Calvin McPhail-Snyder

Email: [username]@math.berkeley.edu. [username] = cmcs.
Office: 1044 Evans
Office Hours: M 2-3, W 12-1, or by appointment.

About

I am a third-year PhD student in the Mathematics Department at UC Berkeley. I graduated from the University of Virginia in 2015, and I passed my qualifying exam in August 2017.

Research

I am broadly interested in topology, mathematical physics, and representation theory. Another overly-broad descriptor is "quantum topology." Some more specific topics are: knot invariants, tensor categories and/or (braided) monoidal categories, quantum groups, diagram algebras, topological quantum field theory.

In Fal 2017 I am helping to organize the GRASP student seminar.

Teaching

Fall 2015
Math 10A (Methods of Mathematics: Calculus, Statistics and Combinatorics)
Spring 2016
Math 53 (Multivariable Calculus)
You can see the course webpage here, including some old quizzes.
Summer 2016
Math 53
I was the lead instructor for this course.
Fall 2016
Math 53
Spring 2017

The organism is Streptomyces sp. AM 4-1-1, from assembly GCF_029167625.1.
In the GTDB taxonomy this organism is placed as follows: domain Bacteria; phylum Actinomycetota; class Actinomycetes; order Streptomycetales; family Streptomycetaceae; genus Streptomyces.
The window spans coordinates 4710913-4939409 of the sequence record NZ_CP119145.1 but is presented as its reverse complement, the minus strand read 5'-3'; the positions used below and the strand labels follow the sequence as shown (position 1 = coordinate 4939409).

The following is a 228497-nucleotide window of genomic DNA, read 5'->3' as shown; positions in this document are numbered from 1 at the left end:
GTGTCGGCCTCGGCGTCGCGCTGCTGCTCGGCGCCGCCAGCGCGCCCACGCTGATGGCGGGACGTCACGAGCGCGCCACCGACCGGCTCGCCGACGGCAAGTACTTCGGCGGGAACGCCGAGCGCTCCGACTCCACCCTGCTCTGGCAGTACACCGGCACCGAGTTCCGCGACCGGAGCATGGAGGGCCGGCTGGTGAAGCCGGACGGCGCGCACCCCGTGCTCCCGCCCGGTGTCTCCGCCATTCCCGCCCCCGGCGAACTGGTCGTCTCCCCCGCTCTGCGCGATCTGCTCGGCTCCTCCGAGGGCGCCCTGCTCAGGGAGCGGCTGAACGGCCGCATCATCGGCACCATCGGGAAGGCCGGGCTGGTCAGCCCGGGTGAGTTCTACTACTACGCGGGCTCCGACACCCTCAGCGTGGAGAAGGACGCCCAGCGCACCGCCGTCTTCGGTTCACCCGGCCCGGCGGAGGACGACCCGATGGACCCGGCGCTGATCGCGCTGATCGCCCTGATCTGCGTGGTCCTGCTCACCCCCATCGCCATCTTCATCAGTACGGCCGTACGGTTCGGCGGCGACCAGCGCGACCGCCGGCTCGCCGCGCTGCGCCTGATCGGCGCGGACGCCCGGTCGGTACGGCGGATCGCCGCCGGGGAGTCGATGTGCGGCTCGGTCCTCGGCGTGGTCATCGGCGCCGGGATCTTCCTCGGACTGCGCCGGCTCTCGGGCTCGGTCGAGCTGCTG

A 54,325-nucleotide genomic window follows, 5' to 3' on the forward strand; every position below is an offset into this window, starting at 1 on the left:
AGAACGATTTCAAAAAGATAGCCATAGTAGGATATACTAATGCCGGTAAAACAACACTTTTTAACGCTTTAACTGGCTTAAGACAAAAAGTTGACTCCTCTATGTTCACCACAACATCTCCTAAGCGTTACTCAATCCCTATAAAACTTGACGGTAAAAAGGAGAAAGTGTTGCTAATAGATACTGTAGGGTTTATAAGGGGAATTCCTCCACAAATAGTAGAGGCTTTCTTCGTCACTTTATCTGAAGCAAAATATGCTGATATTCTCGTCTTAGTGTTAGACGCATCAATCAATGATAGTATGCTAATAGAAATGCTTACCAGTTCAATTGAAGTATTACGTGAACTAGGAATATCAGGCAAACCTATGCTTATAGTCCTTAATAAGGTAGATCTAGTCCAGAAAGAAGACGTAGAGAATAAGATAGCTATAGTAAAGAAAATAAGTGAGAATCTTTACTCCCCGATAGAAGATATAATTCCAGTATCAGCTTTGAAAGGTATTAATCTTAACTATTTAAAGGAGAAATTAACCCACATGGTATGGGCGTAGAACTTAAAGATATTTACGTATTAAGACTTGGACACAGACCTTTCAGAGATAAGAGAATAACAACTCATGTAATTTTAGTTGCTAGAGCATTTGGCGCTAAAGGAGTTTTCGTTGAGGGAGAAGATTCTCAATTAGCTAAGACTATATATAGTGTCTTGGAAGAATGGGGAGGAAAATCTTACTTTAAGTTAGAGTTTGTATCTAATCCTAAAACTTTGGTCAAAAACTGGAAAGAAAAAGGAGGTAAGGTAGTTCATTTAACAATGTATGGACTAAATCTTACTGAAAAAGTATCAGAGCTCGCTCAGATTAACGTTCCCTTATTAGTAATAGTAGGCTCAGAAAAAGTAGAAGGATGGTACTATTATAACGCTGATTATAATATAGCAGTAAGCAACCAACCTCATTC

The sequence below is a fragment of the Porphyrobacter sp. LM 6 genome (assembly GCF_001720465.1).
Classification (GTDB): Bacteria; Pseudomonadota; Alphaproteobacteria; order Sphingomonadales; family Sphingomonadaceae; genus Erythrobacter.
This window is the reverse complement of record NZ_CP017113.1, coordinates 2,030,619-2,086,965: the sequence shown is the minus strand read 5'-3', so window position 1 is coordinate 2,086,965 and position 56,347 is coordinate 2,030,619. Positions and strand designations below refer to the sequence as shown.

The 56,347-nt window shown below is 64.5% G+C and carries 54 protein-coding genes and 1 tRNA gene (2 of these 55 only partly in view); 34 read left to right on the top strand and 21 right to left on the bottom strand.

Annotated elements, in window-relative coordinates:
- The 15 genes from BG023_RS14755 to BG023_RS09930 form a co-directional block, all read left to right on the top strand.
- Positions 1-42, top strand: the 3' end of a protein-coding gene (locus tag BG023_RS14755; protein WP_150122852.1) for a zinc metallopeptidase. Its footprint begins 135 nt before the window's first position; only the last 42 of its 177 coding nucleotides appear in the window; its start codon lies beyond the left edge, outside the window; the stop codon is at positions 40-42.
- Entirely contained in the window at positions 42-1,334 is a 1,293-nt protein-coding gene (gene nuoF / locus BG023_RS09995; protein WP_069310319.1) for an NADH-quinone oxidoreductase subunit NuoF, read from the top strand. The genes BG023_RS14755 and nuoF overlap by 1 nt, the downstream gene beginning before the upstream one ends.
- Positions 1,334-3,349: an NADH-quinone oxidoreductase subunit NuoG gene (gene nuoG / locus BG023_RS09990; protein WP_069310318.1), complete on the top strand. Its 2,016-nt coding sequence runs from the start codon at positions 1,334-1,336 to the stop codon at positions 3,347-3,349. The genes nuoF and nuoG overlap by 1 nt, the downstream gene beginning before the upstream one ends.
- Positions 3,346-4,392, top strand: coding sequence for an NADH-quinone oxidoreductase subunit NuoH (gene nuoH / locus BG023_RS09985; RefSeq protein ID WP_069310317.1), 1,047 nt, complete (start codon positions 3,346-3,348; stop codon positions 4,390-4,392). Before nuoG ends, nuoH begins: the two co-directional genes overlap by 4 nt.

Math 53
Summer 2017
Math W53 (Online Multivariable Calculus)
Fall 2017
Math 55 (Discrete Mathematics)
Course website

Are you a student who wants to do better on mathematics exams? If so, you may find this advice useful.

As an instructor, I am typically responsible for computing and entering final letter grades. After spending too much of my time wrangling with Excel spreadsheets at the end of the semester, I decided to write some Python to automate it for me. If you'd like to look at it or use it yourself, the code is hosted on GitHub. Comments are appreciated!

Writing

What is Lie algebra cohomology and why should you care? In the literature, there are two approaches to proving things like Levi decomposition and complete reducibility: detailed proofs without much intuition, or a mention of cohomology and a citation of a book on homological algebra. This document is an attempt at an intermediate approach.

Personal

I was a member of the Jefferson Literary and Debating Society while a student at UVA. Nowadays my non-mathematical pursuits are mostly restricted to playing mildly competitive ultimate (frisbee.)